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administration to look to the state of iowa and how we made sure we get kids back in the classroom safely. republicans will continue to lead on this issue. i would invite all my democrat colleagues to join us. let's make sure we have a plan to get those schools reopened and get kids back in the classroom. thank you very much. ms. cheney: and now we'll hear from our whip, mr. scalise. mr. scalise: good morning. gooded to see -- good to see all of you, if you look at the schedule this week, you have speaker pelosi once again pushing a socialist ageneral ta taking away rights of families while bankrupting the next generation with mountains of debt focused not on covid relief, over 90% of the bill they're going to bring back on the $1.9 trillion spending bill is not focused on covid relief it's focused on push manager of the far left agenda. it's very concerning when you look at both what happened in the house and in the -- and in
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the senate. speaker pelosi and chuck schumer shut republicans out of the process completely. in fact president biden was offered the ability to work with republicans an he chose to have a go it alone strategy as well. that left americans -- let americans down all across the country who wanted to see a package focused on helping family, helping small businesses stay afloat and helping reopen schools. we brought amendments to double the number of vaccines so that we could get more americans vaccinated quickly and that was rejected on a party line vote. there was an amendment in the senate to say that felons in prison shouldn't be able to get taxpayer checks. and that was voted down on a party line vote. so clearly when you look at the priorities of speaker pelosi, it's to spend as much money as quickly as possible on her socialist agenda and turn her bass on those of us who want to work together to confront this virus and to safely reopen our economy and our schools. you can look at the cry soins
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the border. it's a major, major national scandal. jay johnson, the obama homeland security secretary, once said if there were 1,000 or more illegal crossings that was a bad day. today we're seeing 3,000 or 4,000 illegal crossings a day at our southern border. it's a national crisis. and it needs to be confronted by president biden and he refuses to acknowledge it. there are superspreader caravans coming across our corn border. i think it's an interesting misplaced priority that the biden administration's agenda is to open america's borders and close america's schools. this is the wrong approach. this is not focusing on the hard working families in this country. the science says that the schools should be open now. every school should be open, teaching kids in the classroom and every day they refuse to do that, it's setting those kids back even further. millions of american kids are being denied the ability to learn and to be able to compete.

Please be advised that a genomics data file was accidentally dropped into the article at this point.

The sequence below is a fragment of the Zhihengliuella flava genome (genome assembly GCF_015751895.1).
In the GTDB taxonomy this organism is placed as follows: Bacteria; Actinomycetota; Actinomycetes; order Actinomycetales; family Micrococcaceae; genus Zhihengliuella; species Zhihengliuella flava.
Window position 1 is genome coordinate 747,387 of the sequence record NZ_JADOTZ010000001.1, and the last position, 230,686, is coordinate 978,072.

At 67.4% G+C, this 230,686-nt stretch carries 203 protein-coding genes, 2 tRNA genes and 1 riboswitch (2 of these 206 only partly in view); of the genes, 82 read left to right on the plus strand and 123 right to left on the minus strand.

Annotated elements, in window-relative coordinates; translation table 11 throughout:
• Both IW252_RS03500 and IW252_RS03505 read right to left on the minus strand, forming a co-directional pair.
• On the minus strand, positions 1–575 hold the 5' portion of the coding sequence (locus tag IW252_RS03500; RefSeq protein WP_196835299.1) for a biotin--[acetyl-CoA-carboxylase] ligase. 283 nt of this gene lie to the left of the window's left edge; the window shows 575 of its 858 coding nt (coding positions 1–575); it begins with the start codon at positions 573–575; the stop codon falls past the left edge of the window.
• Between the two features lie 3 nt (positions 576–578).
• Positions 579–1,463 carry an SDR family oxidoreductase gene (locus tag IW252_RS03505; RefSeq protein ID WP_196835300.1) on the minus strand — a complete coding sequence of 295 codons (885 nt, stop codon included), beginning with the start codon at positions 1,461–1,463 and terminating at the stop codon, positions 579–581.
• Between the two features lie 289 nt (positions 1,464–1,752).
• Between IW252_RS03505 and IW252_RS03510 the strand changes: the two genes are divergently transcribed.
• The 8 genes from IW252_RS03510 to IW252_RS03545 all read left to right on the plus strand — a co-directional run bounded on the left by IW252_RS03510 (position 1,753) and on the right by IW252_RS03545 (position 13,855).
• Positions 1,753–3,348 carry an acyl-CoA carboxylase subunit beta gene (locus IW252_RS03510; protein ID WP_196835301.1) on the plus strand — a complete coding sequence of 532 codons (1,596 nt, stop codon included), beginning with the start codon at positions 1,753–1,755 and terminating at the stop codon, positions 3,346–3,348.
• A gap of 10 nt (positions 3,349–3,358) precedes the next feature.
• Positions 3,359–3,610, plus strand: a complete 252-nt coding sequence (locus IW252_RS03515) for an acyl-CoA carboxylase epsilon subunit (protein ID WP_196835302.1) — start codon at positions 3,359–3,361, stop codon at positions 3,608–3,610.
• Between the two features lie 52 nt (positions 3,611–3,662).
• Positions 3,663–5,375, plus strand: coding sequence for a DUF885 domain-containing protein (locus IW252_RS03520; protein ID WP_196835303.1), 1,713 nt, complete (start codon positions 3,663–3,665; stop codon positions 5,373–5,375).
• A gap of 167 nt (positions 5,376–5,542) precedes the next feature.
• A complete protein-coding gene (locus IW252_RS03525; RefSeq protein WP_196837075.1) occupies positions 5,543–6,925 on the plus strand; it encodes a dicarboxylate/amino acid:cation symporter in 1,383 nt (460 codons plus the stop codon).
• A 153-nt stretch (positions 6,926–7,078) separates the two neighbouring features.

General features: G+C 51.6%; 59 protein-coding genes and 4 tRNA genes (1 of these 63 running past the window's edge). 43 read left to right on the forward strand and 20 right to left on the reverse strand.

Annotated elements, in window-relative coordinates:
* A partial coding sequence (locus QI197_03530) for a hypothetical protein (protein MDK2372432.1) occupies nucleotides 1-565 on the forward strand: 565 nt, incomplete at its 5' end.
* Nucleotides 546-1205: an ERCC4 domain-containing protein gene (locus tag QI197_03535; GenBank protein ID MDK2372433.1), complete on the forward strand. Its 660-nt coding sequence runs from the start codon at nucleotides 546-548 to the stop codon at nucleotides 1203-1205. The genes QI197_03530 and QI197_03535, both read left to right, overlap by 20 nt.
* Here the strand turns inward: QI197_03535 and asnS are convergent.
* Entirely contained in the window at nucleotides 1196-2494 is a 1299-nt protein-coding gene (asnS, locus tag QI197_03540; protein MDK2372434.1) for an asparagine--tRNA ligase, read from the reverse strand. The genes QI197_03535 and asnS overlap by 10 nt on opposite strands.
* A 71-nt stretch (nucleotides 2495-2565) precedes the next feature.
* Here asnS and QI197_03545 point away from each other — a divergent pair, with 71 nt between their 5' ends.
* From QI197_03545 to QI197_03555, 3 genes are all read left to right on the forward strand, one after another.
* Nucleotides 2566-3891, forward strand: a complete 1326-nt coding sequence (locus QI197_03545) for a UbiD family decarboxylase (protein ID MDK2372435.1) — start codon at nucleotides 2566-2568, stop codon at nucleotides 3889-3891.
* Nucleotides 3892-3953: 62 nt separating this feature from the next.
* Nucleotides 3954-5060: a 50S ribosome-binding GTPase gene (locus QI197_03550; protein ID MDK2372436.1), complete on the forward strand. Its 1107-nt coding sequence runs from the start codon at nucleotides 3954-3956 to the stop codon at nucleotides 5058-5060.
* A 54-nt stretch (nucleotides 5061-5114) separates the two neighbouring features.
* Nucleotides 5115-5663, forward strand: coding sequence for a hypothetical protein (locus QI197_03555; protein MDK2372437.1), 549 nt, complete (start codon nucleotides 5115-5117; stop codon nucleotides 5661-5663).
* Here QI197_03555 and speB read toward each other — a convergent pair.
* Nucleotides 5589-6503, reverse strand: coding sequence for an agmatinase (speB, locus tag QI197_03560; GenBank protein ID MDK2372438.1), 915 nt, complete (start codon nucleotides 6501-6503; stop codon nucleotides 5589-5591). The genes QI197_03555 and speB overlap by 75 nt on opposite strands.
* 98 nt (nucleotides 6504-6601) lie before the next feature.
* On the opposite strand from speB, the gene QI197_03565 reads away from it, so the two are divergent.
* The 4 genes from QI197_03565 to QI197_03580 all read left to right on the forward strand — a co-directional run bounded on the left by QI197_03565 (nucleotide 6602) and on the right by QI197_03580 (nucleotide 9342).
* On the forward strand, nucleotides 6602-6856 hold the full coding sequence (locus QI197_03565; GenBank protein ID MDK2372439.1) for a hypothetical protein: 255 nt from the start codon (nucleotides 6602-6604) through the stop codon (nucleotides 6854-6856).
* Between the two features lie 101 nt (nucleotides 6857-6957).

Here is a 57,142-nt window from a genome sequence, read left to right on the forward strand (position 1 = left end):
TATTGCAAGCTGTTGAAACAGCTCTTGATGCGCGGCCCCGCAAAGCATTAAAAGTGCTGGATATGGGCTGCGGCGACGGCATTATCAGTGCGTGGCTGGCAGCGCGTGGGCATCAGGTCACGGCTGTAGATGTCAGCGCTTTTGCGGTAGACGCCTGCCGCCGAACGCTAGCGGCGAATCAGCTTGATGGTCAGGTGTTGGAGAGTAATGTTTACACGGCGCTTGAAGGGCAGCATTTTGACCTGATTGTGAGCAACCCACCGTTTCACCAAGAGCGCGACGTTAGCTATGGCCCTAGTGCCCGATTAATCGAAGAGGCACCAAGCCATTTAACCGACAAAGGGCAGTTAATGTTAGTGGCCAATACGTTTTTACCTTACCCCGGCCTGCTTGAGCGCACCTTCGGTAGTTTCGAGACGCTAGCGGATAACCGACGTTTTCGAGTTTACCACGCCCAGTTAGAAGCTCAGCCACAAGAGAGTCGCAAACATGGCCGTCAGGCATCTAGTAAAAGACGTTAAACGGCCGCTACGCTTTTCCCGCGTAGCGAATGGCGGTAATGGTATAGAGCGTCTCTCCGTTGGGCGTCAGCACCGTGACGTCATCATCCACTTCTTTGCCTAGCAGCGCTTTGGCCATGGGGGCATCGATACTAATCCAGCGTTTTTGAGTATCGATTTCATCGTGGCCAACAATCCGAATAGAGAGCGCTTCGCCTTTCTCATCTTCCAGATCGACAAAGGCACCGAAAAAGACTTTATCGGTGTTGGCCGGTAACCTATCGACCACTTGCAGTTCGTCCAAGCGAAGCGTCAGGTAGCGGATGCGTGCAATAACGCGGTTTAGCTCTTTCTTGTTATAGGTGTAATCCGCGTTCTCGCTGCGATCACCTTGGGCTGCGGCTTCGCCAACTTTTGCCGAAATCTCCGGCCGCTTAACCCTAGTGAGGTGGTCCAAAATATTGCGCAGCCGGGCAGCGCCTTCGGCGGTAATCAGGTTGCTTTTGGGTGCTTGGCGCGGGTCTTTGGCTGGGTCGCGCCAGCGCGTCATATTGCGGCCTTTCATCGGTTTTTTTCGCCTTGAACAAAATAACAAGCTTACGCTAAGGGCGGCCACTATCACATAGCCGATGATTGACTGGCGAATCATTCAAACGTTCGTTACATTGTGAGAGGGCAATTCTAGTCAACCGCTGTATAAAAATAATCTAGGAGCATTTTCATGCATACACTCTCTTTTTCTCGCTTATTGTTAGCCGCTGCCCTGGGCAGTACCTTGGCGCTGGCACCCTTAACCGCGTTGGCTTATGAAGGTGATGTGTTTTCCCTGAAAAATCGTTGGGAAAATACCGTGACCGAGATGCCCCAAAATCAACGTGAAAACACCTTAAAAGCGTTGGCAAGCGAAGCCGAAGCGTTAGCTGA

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the science is clear that the schools should be reopened. again, we put more money, ashley hinson's bill was offered up during the process of moving this bill forward, to say if schools get more money it has to be to reopen so kids can be learning in the classroom. it was rejected by every democrat. which d begs the question what do they need this money for if it's not to reopen schools during this pandemic? and so again we're going to continue to fight for those hard working families. we'll continue to fight to reopen schools safely. to follow the science, not union bosses. when you see a union boss fighting to keep public schools closed while taking the parent's money but sending their own kids to private schools it just shows youing they're not epidemic following the science. last tremendous amount of hypocrisy and double standard involved in the people who want to take the hard-earned money of taxpayers across the country while not fighting for
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themmering, for their family, for their children. we're going to continue to do that, we'll continue to try to fight for an agenda that works for family, not to push the socialist agenda nancy pelosi is bringing to the floor. this scandal involving governor cuomo is a scandal on multiple fronts. it's not just the sexual harassment scandal which is concern, but also the scandal of what eehe did to seniors nursing -- nursing home, starting with his order that went against federal c.m.s. guidelines, forcing seniors who were covid positive to go back to nursing homes and stopping nursing homes from testing for covid led to thousands of deaths that never should have happened. the republican select committee started asking governor cuomo for the data back in june. he refused back then, called us names. seems to have a pattern. but he never gave those families a -- families an answer. we continue to fight for the
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families who deserve an answer. it's come out that not only did he potentially obstruct justice in hiding the data but we he may have directed his own employees to manipulate the data, to lie about the number of deaths that could have been used to help prevent more deaths. so i would call on president biden to rescind his designation as the gold standard for covid leadershipful that's not the gold standard. that's an epic failure that led to the death of thousands of people and governor cuomo needs to come clean with the american people, with the people of new york, parents, children, who lost their grandparents and their parents, who demand answers who deserve answers to that data. we're going to continue fighting for those families. reporter: i have a question on the suspension bills last night. democrats pulled bills because of frustration about how the process was being run. do you agree with the strategy?